And there’s little to suggest that much has changed since then. Only a handful of Mississippi’s 174 state legislators have signaled that they’ll consider even debating a motion to change it. The state’s 97 Republican legislators will likely be opposed to any change, and there’s still one important hold-out: Republican Governor Phil Bryant, who essentially warned legislators on Tuesday not to attempt to override 2001’s referendum.

“A vast majority of Mississippians voted to keep the state’s flag, and I don’t believe the Mississippi Legislature will act to supersede the will of the people on this issue,” Bryant said in a statement, according to the Associated Press.

Bruce, the Ole Miss professor, says that even with momentum in South Carolina and around the U.S. in support of removing that state’s Confederate flag, he believes there won’t be enough political support to change it in Mississippi, especially if the governor is opposed.

“We haven’t had the shock South Carolina has had,” Bruce says. “Changing the flag would likely take something that throws us into the national news with that symbol and that conversation that we can’t run away from.”

TIME Crime

Privately-Run Prisons Hold Inmates Longer, Study Finds

Prisoners are incarcerated 4% to 7% longer

Privately-run prisons in the U.S. have become an increasingly popular way for states to cut costs, but a recent study finds that inmates actually stay longer in private prisons than in state-run correctional facilities.

A study by Wisconsin School of Business assistant professor Anita Mukherjee found that inmates held in private prisons in Mississippi from 1996 to 2004 served 4% to 7% longer than inmates serving similar sentences in public prisons. Mukherjee’s study, which is currently under review, appears to be the first to compare time served between public and private prisons.

The U.S. private prison industry is thought to be worth $5 billion a year, with facilities increasingly used by cash-strapped states dealing with overcrowded public prisons. In Mississippi for example, whose 20,000-strong prison population gives it one of the highest incarceration rates in the country, about 40% of inmates are housed in private prisons.

While it makes financial sense for a private prison to hold inmates for as long as possible, Mukherjee says the main reason behind the trend is more complicated than a privately run facility merely attempting to lengthen an inmate’s stay.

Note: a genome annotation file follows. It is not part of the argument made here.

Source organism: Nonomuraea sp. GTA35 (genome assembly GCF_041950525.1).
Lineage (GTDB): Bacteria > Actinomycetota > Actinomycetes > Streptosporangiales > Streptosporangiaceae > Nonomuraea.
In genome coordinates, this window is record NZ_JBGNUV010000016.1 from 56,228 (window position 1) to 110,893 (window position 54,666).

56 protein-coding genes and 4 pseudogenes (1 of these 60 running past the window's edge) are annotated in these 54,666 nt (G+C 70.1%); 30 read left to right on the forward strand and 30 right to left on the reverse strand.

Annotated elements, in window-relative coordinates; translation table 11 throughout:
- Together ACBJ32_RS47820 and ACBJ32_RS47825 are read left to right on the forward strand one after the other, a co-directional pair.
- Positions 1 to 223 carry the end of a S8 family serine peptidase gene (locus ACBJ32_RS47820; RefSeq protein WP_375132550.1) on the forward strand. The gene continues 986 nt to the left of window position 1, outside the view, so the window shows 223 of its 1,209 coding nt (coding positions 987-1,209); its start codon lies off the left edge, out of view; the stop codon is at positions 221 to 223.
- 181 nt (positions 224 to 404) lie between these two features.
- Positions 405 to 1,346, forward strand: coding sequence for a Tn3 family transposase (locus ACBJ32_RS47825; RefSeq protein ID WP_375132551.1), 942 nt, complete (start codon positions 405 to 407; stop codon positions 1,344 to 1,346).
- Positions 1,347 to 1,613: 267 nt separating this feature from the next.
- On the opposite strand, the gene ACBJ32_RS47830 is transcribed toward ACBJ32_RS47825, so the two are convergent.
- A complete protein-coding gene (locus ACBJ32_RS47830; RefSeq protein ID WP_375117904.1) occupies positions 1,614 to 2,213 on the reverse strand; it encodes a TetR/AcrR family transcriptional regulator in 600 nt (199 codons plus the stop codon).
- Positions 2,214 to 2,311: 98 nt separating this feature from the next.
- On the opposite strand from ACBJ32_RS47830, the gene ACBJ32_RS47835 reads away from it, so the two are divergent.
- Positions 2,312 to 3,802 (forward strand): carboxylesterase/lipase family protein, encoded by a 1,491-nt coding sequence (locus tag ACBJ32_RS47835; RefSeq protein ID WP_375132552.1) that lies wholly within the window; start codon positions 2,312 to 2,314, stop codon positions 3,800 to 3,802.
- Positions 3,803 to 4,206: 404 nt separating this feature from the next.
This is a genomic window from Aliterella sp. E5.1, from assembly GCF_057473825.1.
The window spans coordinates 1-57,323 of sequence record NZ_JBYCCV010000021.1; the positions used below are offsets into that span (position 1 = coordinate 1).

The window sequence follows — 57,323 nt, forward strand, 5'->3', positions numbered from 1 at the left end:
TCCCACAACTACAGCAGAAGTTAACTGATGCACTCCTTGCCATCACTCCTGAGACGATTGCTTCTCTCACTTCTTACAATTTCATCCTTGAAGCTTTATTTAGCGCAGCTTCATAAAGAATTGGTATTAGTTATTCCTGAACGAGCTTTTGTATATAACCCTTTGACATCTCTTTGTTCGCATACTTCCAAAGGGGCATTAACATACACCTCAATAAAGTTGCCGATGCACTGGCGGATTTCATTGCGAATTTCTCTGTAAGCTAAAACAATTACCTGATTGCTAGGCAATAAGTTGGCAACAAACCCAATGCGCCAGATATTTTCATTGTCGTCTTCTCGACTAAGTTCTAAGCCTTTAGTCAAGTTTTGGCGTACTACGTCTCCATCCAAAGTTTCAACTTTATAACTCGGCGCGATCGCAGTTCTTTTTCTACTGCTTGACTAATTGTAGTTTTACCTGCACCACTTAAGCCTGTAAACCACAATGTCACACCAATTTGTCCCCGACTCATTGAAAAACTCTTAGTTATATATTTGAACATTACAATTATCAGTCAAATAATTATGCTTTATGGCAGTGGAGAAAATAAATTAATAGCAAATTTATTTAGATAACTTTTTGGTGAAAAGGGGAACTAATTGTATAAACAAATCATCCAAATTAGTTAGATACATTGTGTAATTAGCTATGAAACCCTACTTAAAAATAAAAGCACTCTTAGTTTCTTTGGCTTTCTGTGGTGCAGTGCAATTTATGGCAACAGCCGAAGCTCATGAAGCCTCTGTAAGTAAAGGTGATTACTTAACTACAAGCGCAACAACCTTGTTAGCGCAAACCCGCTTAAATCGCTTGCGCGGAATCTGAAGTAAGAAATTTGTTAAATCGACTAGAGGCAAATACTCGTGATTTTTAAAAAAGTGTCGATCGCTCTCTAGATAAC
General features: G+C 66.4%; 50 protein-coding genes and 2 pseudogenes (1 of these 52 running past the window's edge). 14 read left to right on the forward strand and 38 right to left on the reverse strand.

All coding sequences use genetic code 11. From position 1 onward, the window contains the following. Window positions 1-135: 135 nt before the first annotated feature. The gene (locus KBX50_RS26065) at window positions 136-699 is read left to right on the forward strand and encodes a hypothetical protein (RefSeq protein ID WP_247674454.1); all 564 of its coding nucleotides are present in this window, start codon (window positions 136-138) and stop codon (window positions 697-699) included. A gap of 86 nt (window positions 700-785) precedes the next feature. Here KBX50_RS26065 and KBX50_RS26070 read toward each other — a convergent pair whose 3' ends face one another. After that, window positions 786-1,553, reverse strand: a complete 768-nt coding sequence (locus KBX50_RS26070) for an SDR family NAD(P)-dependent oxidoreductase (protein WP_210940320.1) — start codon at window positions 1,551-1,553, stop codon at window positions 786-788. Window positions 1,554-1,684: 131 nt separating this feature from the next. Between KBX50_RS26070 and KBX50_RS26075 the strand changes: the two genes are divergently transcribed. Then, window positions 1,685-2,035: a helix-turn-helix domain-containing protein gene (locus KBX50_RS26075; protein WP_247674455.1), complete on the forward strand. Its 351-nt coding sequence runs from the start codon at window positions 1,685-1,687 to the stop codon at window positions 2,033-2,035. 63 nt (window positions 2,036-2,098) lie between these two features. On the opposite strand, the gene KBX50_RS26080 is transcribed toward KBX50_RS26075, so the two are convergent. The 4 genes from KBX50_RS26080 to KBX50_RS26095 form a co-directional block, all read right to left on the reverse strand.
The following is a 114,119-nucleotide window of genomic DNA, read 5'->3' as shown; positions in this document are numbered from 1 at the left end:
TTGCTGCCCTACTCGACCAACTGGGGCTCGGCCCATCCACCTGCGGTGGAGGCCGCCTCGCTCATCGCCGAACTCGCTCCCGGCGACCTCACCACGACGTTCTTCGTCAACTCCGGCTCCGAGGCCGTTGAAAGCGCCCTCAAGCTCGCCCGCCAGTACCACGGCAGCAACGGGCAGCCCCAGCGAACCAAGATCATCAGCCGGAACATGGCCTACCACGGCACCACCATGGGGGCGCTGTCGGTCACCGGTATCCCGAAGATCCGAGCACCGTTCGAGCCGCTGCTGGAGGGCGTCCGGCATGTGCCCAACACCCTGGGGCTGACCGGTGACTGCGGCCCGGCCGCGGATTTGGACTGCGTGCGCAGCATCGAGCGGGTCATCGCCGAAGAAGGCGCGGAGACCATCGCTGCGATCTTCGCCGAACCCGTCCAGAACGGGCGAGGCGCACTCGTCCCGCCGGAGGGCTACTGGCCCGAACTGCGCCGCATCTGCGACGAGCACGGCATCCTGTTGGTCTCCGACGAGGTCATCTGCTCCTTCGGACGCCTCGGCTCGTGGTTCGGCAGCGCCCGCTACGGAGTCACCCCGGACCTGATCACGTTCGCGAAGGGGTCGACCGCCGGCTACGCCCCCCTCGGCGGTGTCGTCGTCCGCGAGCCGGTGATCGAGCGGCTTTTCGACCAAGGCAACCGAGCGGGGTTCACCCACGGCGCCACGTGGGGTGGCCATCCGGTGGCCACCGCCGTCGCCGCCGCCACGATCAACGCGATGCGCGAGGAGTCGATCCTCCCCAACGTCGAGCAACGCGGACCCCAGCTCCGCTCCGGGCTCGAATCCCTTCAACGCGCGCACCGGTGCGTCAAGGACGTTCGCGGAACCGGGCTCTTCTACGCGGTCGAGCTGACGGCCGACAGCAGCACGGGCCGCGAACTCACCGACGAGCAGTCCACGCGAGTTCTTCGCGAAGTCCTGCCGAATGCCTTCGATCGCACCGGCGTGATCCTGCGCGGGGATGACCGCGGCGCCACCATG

Parole boards, rather than the prisons themselves, are the ones that decide whether a prisoner should be released early. Mukherjee argues that private prisons do whatever they can to cut costs, including hiring less experienced guards that work for less pay and have high turnover.

Those inexperienced guards may be more inclined to hand out violations to inmates, she says, which is often the easiest way to maintain authority. Mukherjee found that inmates in private prisons were 15% more likely to get an infraction. And it’s those violations that a parole board looks at when deciding whether to release an inmate early based on good behavior.

Mukherjee says that the inmates in private prisons she studied received more infractions than those in public prisons, even though the parole board is the same for all state prisons. “Because they know they can’t just keep inmates longer, private prisons may be focusing on making it cheaper,” Mukherjee says. “And there are unintended consequences from that.”

 

TIME remembrance

B.B. King Laid to Rest in Mississippi

The funeral was held in Indianola, Miss.

Blues legend B.B. King was mourned Saturday in Indianola, Miss., the small town where his career took off.

Fans lined up to view his open casket Friday at the B.B. King Museum and Delta Interpretive Center, where King was laid out in a purple satin shirt and a floral tuxedo jacket, flanked by two black Gibson guitars, the New York Times reports. King died May 14 in Las Vegas, at the age of 89.

A letter from President Obama was read at the funeral Saturday, held in Bell Grove Missionary Baptist Church on B.B. King Road. “B.B. may be gone but that thrill will be with us forever,” Obama wrote. “And there’s going to be one killer blues session in heaven tonight.” Mississippi Governor Phil Bryant was also at the funeral.

King was born in a small town 18 miles away from Indianola, but long embraced it as his hometown, and the place where he got his start in music. There was a period in the 1960s and ’70s when King avoided Indianola, annoyed that he and his band were not allowed to eat at a local restaurant or stay in the motel when they passed through during the segregated 1960s. The White Citizens Council, the infamous segregationist group that opposed the Civil Rights movement, was founded in Indianola in the 1950s.

Some residents say the desire to embrace B.B. King helped energize the city to move past the racial stratification of the past. Throughout the 1980s, white and black residents worked together to plan annual “homecoming” shows, and a 1983 interracial cocktail party in King’s honor is remembered by many as a moment of racial healing for the community, the Times reports.